I know that I will not live forever, but maybe, just maybe, I can make some lifestyle changes that can influence how long I do live. Most importantly I would like those years to be healthy and as active as possible.
Over the past few years I have been reading some of the work that Thomas Perls, MD has been doing with centenarians at Boston University. He has written many books, papers and articles all about the topic of longevity. He recently developed this quiz based on the latest research on what factors help lengthen a person’s life. (this quiz is recently published in Health Magazine so it’s focused a bit more towards women, but men will learn from this too) Thomas Perls, MD is the real deal and I have the highest respect for the work he has been doing.
So spend a few minutes and take this quiz. Once you figure out your number, examine your numbers to figure out on how some simple changes can potentially add years to your life. This is kind of interesting quiz and do make you think about your own health. Give it a shot. And yes, you can make some small changes in your life that can make a difference.
1. When you’re stressed, how do you handle it?
a) Very well. I thrive on it and find it motivating.
b) Pretty well. I have regular healthy outlets, like yoga, walking, or calling a friend.
c) Not so well. It’s hard for me to let problems and worries go.
2. How often do you do things that keep your brain sharp, like learning a language, playing chess, or solving crosswords?
1) A couple of times a week.
b) Between once a week and once a month.
c) Rarely or never.
3. Do you spend time with friends on a regular basis?
a) Yes, I have lots of friends, and I’m very social
b) Yes, I have a small circle of close friends whom I enjoy spending time with
c) No, I usually either go it alone or spend time just with my partner
4. Have any of your parents, grandparents, aunts, or uncles lived to be 97 or older?
c) Don’t know
5. Do you have a brother, or sister with a history of heart attack or diabetes?
c) Don’t know
6. How much do you exercise?
a) 30 minutes at least five times a week
b) Some, around twice a week, and/or I regularly do something active like gardening or walking
c) Rarely or never
7. Are you at a health weight? (go to health.com/healthy weight calculator if you’re not sure.)
a) Yes, I’m within my ideal weight range.
b) Pretty close. I’m a bit above what the the charts say I should be, but I’m energetic and don’t have any weight related health problems.
c) No. I am well above my ideal weight, and I get sluggish and out of breath quicker than I’d like.
8. Do you smoke?
9. Do you floss?
a) every day
b) Once in a while
10. How often do you eat red meat?
a) 4 times a week or more
b) 2 or 3 times a week
c) Once a week or not at all
11. Did you have a child without fertility assistance after the age of 38, or did you stop getting your period completely after the age of 54?
(If you’re too young for either of these questions or don’t have children, pick “b”
12. Do you have a primary care doctor you trust whom you’ve seen in the last year?
b) No, but I see my gyno each year
13. How would you describe your sleep?
a) Great. I sleep enough so that I wake up feeling clearheaded and rested.
b) Could be better. I don’t get enough sleep, and I’m often tired during the day.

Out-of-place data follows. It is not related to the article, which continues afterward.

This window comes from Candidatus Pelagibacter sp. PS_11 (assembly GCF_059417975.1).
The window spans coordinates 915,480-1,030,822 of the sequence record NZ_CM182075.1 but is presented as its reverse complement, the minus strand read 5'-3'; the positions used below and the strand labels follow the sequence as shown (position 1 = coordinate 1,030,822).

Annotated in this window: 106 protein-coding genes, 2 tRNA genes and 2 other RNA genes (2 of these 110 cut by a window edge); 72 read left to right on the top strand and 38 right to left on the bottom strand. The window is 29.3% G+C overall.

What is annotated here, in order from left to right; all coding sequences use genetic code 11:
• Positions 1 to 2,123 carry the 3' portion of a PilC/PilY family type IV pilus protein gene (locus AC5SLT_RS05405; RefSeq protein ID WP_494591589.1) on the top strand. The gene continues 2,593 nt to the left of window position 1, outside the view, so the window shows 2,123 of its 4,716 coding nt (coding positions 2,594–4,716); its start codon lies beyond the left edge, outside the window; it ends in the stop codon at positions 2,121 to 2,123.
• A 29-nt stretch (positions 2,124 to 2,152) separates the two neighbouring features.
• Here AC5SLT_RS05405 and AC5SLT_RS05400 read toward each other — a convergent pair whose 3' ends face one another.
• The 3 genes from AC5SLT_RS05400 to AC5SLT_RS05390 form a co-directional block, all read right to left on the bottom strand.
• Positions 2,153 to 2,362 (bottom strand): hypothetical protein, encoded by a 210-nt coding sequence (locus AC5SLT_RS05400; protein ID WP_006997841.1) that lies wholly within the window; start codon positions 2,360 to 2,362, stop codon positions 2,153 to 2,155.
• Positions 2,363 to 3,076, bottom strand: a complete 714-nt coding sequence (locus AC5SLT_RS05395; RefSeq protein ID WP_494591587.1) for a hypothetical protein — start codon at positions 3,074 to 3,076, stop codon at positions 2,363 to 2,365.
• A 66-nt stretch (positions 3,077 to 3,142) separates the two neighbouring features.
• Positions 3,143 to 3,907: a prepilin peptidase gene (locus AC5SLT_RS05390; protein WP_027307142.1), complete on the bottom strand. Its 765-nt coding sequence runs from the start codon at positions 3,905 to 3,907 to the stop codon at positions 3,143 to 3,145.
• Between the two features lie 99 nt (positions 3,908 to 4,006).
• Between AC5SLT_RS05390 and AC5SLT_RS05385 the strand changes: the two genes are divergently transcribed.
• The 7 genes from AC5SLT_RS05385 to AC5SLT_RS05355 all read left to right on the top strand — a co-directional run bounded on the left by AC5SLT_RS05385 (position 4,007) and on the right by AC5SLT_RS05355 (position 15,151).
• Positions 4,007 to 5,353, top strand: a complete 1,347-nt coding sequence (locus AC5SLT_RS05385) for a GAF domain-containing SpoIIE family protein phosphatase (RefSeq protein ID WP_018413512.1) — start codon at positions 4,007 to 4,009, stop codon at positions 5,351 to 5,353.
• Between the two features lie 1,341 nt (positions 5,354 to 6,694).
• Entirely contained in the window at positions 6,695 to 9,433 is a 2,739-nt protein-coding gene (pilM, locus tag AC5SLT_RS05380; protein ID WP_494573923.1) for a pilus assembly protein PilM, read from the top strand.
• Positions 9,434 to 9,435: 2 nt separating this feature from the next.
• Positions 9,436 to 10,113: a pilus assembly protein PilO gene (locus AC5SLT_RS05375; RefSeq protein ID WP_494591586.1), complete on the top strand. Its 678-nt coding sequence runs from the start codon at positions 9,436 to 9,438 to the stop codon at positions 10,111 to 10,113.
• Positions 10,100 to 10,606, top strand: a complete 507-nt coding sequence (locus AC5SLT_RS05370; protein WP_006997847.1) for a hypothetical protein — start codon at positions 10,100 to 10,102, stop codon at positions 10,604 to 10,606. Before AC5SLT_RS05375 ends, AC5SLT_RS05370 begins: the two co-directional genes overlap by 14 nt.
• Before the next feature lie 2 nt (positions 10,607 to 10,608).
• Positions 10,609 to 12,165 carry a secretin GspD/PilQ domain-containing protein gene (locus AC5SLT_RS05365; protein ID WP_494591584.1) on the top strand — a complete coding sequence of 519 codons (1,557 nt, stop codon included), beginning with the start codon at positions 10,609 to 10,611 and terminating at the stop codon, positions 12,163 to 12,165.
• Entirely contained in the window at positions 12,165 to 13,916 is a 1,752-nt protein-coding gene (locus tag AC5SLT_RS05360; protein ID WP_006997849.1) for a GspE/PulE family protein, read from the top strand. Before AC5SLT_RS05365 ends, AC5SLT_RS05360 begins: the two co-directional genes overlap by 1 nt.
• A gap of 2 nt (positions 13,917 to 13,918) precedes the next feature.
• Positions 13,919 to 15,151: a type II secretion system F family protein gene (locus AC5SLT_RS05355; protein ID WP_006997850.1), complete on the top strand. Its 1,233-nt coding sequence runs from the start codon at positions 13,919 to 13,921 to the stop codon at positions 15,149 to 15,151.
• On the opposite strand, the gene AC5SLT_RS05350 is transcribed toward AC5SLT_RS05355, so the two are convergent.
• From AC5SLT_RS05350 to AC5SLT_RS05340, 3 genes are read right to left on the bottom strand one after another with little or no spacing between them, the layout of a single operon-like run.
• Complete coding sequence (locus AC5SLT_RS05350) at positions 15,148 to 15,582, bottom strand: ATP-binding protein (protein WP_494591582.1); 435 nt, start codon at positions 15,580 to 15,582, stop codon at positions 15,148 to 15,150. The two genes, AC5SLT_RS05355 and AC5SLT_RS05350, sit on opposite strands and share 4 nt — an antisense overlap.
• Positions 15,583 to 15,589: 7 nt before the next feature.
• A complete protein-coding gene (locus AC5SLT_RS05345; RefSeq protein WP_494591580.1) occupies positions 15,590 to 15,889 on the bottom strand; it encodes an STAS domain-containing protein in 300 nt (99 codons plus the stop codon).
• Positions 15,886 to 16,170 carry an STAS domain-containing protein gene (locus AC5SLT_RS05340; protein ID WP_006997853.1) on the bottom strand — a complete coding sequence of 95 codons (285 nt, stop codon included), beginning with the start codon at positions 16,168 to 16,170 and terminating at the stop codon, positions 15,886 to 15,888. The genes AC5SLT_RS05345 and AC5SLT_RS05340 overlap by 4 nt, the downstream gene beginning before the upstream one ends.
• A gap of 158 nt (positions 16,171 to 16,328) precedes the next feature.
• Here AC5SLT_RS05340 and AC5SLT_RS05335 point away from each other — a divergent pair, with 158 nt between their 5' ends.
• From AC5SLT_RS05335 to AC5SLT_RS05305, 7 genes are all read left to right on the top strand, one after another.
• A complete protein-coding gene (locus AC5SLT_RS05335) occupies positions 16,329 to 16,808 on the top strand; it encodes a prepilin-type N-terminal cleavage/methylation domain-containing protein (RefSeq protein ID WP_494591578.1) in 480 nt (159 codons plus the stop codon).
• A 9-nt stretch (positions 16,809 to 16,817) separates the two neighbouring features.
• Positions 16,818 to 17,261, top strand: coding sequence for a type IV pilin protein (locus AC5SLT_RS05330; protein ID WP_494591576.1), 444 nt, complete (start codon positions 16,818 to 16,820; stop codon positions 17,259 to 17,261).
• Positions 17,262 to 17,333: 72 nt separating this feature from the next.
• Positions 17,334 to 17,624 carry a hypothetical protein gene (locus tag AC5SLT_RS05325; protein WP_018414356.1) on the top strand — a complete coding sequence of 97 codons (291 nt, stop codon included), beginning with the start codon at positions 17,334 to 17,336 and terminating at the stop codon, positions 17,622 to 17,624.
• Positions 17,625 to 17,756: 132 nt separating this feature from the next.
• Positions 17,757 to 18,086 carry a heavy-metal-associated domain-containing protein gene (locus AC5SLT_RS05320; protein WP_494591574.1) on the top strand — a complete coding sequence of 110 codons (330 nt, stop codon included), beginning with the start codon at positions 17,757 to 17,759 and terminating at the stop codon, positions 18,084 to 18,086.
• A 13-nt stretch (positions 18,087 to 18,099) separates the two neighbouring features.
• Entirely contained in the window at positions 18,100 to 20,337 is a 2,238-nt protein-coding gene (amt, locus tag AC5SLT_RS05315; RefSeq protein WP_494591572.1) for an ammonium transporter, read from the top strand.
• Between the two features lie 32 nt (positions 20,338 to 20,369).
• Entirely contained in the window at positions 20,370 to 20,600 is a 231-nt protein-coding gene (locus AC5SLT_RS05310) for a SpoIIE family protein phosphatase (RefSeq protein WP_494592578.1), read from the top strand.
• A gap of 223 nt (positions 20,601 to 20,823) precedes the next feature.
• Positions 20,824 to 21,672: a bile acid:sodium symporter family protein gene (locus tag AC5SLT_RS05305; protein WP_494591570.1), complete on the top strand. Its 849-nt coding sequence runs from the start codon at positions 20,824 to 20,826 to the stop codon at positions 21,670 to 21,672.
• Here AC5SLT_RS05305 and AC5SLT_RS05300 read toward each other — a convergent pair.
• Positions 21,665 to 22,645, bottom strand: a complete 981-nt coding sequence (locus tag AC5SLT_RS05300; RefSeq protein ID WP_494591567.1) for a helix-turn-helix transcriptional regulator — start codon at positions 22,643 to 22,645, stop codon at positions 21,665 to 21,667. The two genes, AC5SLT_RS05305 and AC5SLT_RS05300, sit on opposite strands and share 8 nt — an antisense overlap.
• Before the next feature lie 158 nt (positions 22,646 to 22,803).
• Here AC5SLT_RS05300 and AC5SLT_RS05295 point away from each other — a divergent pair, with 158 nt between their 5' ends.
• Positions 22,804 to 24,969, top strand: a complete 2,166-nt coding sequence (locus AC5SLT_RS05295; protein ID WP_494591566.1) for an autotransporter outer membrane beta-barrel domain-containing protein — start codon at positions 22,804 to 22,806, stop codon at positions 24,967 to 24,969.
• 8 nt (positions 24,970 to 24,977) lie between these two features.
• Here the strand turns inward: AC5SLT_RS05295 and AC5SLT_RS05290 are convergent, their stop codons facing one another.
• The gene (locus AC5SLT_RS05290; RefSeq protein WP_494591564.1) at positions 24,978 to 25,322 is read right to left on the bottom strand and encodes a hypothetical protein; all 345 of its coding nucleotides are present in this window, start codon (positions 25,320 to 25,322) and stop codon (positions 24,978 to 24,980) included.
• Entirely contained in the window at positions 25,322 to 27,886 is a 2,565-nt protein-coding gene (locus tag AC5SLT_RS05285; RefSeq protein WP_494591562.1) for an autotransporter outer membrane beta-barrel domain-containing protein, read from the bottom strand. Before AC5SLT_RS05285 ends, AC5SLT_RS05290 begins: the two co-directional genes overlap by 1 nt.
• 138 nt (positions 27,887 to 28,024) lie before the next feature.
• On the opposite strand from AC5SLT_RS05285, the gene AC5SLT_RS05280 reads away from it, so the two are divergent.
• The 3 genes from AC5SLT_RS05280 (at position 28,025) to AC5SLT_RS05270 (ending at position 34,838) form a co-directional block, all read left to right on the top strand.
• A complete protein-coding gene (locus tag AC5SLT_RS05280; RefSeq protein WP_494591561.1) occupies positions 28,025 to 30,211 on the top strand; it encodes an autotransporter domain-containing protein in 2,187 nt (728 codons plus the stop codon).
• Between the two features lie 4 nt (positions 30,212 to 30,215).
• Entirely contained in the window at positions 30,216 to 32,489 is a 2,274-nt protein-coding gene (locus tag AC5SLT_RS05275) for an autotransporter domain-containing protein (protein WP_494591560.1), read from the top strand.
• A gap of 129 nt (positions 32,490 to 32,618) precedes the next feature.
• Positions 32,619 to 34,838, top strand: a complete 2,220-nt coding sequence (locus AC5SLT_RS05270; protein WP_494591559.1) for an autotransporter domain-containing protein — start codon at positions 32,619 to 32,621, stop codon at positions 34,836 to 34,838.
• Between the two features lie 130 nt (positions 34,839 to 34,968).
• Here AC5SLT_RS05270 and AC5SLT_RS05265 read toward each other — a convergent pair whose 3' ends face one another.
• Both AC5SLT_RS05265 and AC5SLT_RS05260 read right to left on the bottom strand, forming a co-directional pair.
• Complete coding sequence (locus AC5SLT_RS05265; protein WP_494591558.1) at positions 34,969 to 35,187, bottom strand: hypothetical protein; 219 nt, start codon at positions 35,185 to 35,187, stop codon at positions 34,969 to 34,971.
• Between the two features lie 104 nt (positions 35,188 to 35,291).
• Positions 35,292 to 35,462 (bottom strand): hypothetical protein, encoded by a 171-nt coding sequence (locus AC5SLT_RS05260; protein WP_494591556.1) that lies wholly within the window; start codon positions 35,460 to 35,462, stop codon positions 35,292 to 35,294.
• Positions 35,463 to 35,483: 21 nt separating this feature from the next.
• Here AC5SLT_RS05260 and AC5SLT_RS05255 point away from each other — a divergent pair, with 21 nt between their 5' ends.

c) Not so great. I try to sleep, but I have insomnia sometimes or often.
KEY: For women start with the number 89 and add or subtract based on your answers. Males would start with 86.
1. a) 0 b)0 c)-5
2. a)+5 b)+2 c) 0
3. a)+5 b)+2 c) 0
4. a)+10 b)0 c) 0
5. a)-3 b)0 c) 0
6. a) 0 b)-2 c) -5
7. a) 0 b) 0 c) -8
8. a) -15 b) 0
9. a) 0 b) -3 c) -3
10. a) -5 b) -5 c) 0
11. a) +5 b) 0
12. a) 0 b) 0 c) -3
13. a) 0 b) -2 c) -2
Your potential age = years old.
A wonderful weekend with family – particularly our niece (12) and nephew (10) – reinforced a discovery I made a couple of years ago that very much relates to the ‘important thing’ in my recent post: being in the lives of kids and grand kids.
In the summer of ‘07, Lisa’s sister, Tracy, had asked if we would come up to their home in Northern California for the weekend and take care of the children while they enjoyed a getaway weekend out of town. I agreed, though not very enthusiastically.
To my surprise, I had the best time and felt as though I really developed a relationship with the kids (I mean, by the Sunday, they were actually laughing at my ‘stupid English puns’ and punning back at me). It took me a few months to finally figure out what made this weekend fun and the interaction with niece and nephew so different and so much better. Pause for drum roll . . . my role was clearly defined. It was as simple as that.
I was their stand-in Dad. I had very specific things to do. I took them to tutoring, I drove them to a swim meet. I played soccer with Aaron (at last, something I know about!). They taught me how they could decisively beat me at Wii tennis and make lazing on a float in the pool a less than relaxing pursuit. When it got to be too much, I told them to stop and never felt as though I was crossing some parents-only disciplining line. This weekend, I was a parent.
There was an easy give and take, a comfortable intimacy. It was the most time I’d spent with the kids sans parents and that meant our roles had to be clearly defined.
I haven’t tried it yet, but this approach should also work when the parents are present. It seems as though there needs to be a conversation about roles and expectations. I need to ask about opportunities to spend time alone with the children as well. And what parent won’t welcome that?